Fishing is popular with Chinese people, and Mr. Zee’s association promotes it as a family sport – a great outing with the kids. He also wants people to learn the local laws and customs, including an appreciation of conservation. “Back home, they don’t need to have a fishing licence and there aren’t many regulations," he says. He notes that many Chinese-Canadians have fished in the area for years, and find the locals “really nice."

Both men agree that the answer is education and enforcement, not hate-crimes prosecution. They think it’s unfair to tarnish Westport as a racist town – just as unfair as it would be to label all Chinese fishermen as poachers. But the voices of reason are being drowned out, and people are afraid. In Westport, they’re afraid they can’t discuss the fishing problem without sounding racist. In Toronto, Chinese parents are afraid to take their kids fishing. Meantime, Mr. Zee has been getting abuse from people in the Chinese community who tell him he’s not Chinese.

That’s what happens when people – such as Ontario’s Human Rights Commissioner – are determined to find hate where none exists. Then again, without hate, they wouldn’t have a job.

Source: Globe and Mail
2007 CTVglobemedia Publishing Inc.


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  1. Oh la la ! You just have your “right" points.

  2. After reading this article, I think I understand why Toronto Star is recongnized as the most readable newspaper in Toronto multicultural society. It speaks out one message, “Variety is good!"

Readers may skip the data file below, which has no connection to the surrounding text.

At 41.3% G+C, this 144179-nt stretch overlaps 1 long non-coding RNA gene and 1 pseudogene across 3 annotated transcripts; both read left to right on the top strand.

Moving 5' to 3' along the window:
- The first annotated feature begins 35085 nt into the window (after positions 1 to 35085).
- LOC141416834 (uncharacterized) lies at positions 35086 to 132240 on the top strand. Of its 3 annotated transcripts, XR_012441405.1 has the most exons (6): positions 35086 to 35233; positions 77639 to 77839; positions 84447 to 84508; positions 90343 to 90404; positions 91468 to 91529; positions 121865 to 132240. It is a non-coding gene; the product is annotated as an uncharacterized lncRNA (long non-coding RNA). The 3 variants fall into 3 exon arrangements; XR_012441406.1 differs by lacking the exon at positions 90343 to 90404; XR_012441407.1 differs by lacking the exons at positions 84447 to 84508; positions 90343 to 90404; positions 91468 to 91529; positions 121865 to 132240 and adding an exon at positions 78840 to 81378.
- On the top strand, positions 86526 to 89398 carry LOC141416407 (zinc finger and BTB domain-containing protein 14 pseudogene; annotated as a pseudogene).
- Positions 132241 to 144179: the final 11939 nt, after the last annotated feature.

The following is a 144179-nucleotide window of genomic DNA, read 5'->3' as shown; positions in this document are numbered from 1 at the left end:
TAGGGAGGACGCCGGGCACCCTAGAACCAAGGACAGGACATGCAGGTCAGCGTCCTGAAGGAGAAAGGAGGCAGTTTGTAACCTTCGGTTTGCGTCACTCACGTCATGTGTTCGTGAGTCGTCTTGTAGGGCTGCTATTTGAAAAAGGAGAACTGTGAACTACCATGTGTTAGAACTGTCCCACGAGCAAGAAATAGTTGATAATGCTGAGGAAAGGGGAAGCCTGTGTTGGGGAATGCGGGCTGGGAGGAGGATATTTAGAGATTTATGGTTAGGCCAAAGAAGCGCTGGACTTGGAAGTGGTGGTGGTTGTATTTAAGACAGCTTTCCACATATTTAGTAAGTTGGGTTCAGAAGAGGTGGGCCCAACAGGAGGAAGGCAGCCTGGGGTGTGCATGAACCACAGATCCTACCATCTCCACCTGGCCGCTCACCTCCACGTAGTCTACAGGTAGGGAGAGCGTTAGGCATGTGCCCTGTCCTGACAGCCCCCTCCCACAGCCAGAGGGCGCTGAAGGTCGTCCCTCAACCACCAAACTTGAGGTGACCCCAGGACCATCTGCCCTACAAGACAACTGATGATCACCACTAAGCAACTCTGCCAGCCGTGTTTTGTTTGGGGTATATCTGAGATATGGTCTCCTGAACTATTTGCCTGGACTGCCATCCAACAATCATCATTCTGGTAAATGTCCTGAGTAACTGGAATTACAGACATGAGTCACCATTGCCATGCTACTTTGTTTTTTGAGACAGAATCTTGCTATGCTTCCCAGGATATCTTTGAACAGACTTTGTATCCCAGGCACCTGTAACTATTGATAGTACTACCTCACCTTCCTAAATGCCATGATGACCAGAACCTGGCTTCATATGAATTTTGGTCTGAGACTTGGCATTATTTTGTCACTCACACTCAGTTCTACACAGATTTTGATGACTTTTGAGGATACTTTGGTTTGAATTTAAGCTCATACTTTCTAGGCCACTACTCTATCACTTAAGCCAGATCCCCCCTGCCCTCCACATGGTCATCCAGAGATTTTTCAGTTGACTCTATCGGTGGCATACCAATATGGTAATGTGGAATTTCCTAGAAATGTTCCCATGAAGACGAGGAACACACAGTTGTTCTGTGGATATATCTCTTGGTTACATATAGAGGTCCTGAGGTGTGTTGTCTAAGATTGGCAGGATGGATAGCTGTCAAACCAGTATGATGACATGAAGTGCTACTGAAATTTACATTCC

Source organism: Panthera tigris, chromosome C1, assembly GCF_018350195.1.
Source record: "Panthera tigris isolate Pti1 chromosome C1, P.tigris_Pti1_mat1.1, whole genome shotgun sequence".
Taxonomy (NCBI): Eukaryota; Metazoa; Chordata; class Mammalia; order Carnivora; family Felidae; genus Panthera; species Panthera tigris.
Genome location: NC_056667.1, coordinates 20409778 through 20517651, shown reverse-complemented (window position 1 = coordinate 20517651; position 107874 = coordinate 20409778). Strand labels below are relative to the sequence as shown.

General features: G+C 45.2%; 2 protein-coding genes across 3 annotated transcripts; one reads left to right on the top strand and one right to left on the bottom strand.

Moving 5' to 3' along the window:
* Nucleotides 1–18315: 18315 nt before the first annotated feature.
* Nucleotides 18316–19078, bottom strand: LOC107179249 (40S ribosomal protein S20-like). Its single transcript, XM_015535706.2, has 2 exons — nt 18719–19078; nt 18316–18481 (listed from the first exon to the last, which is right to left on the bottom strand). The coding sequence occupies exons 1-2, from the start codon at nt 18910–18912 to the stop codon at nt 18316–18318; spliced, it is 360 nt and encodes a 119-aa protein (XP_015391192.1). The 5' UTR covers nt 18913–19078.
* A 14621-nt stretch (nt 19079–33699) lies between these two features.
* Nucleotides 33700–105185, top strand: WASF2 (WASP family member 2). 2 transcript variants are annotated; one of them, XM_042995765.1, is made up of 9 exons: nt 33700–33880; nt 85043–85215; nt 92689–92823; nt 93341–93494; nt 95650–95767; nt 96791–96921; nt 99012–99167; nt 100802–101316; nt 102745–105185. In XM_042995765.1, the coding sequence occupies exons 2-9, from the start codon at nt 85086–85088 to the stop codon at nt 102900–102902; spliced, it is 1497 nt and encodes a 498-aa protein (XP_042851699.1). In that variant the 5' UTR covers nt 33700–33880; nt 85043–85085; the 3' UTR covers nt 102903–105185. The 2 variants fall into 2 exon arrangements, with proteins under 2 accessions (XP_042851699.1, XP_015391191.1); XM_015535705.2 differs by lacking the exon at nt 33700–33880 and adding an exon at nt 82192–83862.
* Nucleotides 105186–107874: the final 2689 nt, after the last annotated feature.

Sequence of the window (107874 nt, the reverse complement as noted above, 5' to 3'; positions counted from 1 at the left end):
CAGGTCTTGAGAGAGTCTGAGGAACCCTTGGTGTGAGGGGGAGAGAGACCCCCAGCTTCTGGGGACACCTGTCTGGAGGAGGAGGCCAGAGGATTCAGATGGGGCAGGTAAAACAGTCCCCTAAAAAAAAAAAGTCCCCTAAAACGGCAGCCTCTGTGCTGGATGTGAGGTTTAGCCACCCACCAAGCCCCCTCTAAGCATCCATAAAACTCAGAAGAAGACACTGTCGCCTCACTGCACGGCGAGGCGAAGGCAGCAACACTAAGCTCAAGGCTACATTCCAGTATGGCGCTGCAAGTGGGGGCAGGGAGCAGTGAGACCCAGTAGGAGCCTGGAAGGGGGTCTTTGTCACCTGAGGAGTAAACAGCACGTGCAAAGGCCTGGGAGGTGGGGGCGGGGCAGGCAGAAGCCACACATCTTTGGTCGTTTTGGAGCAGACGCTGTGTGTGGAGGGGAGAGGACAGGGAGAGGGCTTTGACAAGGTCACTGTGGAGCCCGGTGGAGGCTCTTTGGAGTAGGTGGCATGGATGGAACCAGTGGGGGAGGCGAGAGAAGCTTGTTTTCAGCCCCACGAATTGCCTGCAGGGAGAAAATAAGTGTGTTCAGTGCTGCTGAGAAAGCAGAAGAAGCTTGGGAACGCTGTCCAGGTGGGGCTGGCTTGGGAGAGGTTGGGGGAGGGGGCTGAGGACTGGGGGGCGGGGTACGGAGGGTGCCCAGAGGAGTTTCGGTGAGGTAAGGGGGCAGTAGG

3. 一本政經上網買左個 article?我尋晚聽完之後去買左份 global and mail,cut 完呢段野 scan 左 upload 埋上 facebook。Mr.Zee,成段野比人猛 quote,呢個乜人黎,走出黎幫鬼佬講野,呢個咪正宗吳三桂囉。睇完份野,我覺得佢講野好似特首嘅民主文革論,講到好實在,好有道理咁。但係,有法律存左,law enforcement 應該警察做,犯左法要比人推落湖,法律咪冇到,仲要比個專欄人同個冇政治智慧嘅議員出黎踏,火都黎。點解PC 會有個咁蠢嘅人,NDP一向都非常重視華人,自由黨冇出聲((醒啦),PC 就咁豬。講開又講,個PC議員叫乜名?

  4. 總之大家小心點!大中華被逼迫論及大中華威脅論在西方社會正在開火!

  5. It take two to tangle, please be respect to ‘Freedom of Speech’ and do not call anybody traitor or rebel for not speaking in favor of Chinese community in a crisis.

  6. 正反派就梗有,咁話佢唔係代表唔尊重言論自由。如果知道個樣野係明明係道理係自己個邊,記得好次有個聽眾打上去話佢出潮鈞魚,咁岩佢隔離有個隻鬼佬船,個鬼佬係佢面前除褲show 個pat pat 出黎,咁係乜意思?如果有人咁對你會點先?就算點唔著都,推人落湖有冇犯法?仲要係好多華人比鬼佬推喎(唔止一次),你有冇聽過鬼佬鈞魚比人推落湖(我相信都有鬼佬會非法鈞魚,唔好話我聽冇)?針唔吉到肉唔知痛,你今日話尊重言論自由,如果你聽日鈞魚比人推落湖,睇你會點講。

  7. As you said, those who call anybody traitor or rebel for not speaking in favor of Chinese community in a crisis also be respect to they have the ‘Freedom of Speech’

    Simple logic! dude! 妖!



    So …… Premier McWimpy, are you going to appoint Mr. Michael Chan as the next Finance Minister??!!??

  9. 啱啱聽完一本正經!



  10. 呢位 MARGARET WENTE (就暫譯作【馬加烈‧揾丁】吧 ), 陳述論點其實有以下問題:

    1. 如果已知道個事件已有俗語叫 nipper-tipping (就暫譯作「推倒日本仔」吧), 又何以無種族歧視意味呢?

    2. 家豪除主持中文烽煙節目之外, 還有時不時主持 Metro Morning (就暫譯作「乜一早摩你」吧), 「揾丁」為何不提呢? 我想第三段 “Hate crimes…as racist." 字裏行間話: 『你成班中國人…就連 Barbara Hall 呢個冇歧視就冇工造嘅 Ontario Human Rights Commissioner 都第一時間將事件列入種族歧視範圍內…』